France's parliament voted to include equal access to terminating a pregnancy in the country's constitution -- the first step in a lengthy legislative process.
Lawmakers in France's lower house of parliament voted to include abortion rights in the country's constitution, the first step in a lengthy legislative process.
The National Assembly voted with 337 lawmakers in favour and 32 against.
The measure was proposed in reaction to the United States' recent Supreme Court ruling to overturn Roe v Wade, a case dating back to 1973 that legalised abortion nationwide.
"This terrible regression demonstrates that when it comes to the right of women to dispose of their bodies, nothing is ever certain," the French proposal says, referring to the US case.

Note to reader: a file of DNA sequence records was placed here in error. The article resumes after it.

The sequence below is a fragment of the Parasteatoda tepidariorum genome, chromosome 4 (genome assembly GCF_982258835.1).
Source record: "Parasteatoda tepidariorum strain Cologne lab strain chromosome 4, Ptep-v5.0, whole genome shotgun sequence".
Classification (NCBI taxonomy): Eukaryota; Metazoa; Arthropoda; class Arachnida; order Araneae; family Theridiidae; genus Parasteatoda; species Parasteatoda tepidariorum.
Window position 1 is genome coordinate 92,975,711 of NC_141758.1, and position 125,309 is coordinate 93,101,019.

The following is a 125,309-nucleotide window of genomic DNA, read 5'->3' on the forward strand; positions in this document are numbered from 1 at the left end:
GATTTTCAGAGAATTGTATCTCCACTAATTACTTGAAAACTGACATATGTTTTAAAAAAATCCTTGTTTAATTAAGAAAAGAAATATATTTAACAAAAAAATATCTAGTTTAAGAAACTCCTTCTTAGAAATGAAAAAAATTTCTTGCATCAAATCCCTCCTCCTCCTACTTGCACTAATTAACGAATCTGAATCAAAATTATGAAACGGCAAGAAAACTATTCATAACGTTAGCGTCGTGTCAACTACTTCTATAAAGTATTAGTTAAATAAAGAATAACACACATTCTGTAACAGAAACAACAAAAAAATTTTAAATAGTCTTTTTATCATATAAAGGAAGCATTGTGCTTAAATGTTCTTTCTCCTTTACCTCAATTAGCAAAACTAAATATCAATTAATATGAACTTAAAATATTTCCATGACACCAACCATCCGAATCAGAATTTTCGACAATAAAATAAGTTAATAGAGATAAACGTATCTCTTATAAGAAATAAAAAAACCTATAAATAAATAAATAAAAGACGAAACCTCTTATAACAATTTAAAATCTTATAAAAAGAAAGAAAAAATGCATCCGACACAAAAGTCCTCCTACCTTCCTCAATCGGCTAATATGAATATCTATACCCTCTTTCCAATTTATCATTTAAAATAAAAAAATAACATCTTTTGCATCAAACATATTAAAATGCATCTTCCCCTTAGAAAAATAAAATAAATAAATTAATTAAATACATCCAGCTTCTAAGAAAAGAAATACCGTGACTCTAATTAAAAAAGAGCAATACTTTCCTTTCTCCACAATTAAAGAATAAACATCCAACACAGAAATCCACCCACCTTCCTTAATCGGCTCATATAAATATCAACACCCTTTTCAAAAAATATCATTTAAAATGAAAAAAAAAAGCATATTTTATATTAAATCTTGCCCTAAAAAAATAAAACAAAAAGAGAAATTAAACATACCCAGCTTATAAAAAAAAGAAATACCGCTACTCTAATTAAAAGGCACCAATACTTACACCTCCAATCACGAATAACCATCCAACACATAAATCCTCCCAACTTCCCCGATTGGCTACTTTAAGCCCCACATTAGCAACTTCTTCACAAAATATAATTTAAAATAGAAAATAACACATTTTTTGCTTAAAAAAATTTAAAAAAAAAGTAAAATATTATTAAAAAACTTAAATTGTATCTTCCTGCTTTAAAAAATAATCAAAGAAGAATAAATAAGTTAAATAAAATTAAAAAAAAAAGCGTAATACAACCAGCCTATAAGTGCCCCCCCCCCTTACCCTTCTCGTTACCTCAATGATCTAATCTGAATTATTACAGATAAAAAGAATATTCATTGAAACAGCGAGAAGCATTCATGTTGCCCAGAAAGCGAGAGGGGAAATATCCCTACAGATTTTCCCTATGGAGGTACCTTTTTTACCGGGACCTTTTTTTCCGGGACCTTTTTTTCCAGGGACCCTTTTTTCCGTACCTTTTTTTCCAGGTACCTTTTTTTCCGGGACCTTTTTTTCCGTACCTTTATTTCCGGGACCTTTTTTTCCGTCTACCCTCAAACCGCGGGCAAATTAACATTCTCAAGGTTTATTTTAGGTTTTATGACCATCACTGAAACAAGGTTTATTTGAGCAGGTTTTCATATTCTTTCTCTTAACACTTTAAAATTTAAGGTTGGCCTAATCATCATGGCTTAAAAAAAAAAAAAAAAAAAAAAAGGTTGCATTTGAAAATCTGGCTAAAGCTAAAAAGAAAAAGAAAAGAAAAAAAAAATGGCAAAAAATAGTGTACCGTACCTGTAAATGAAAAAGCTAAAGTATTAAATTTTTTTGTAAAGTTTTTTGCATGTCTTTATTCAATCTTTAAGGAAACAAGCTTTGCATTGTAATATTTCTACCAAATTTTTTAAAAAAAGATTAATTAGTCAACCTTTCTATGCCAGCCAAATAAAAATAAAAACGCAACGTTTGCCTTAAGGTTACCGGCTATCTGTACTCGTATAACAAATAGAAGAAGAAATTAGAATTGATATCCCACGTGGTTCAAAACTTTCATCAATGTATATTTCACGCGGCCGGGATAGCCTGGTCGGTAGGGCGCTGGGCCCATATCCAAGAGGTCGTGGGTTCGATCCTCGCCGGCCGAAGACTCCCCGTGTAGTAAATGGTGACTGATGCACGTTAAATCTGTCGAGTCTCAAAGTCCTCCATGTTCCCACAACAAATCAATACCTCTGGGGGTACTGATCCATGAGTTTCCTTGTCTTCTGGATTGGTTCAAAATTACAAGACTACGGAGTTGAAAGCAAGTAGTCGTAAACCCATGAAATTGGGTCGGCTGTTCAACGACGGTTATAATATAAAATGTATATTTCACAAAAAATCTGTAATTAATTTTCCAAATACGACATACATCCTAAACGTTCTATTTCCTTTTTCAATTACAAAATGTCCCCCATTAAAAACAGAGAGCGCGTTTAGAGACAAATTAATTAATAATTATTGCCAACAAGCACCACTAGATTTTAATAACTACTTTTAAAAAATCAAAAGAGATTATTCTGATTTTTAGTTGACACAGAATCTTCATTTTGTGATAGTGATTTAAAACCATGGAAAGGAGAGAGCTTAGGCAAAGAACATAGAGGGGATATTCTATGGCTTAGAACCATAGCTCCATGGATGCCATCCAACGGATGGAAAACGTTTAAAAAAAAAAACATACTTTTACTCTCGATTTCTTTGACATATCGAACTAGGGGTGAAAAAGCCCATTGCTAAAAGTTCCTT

While abortion was decriminalised in France in 1975, there is nothing in the constitution that guarantees abortion rights.
"I am very moved by both this vote and historic signal that the National Assembly has sent to all the women of our country but also to all the women of the world," said MP Mathilde Panot, head of the left-wing France Unbowed group.
The proposal now has to be approved by the Senate and could be put to a nationwide referendum.
A recent poll showed that more than 80% of the French population supports the right to abortion.
It's the beginning of a lengthy legislative process.
The right-wing Republicans currently hold a majority in the Senate and rejected a similar proposal in September.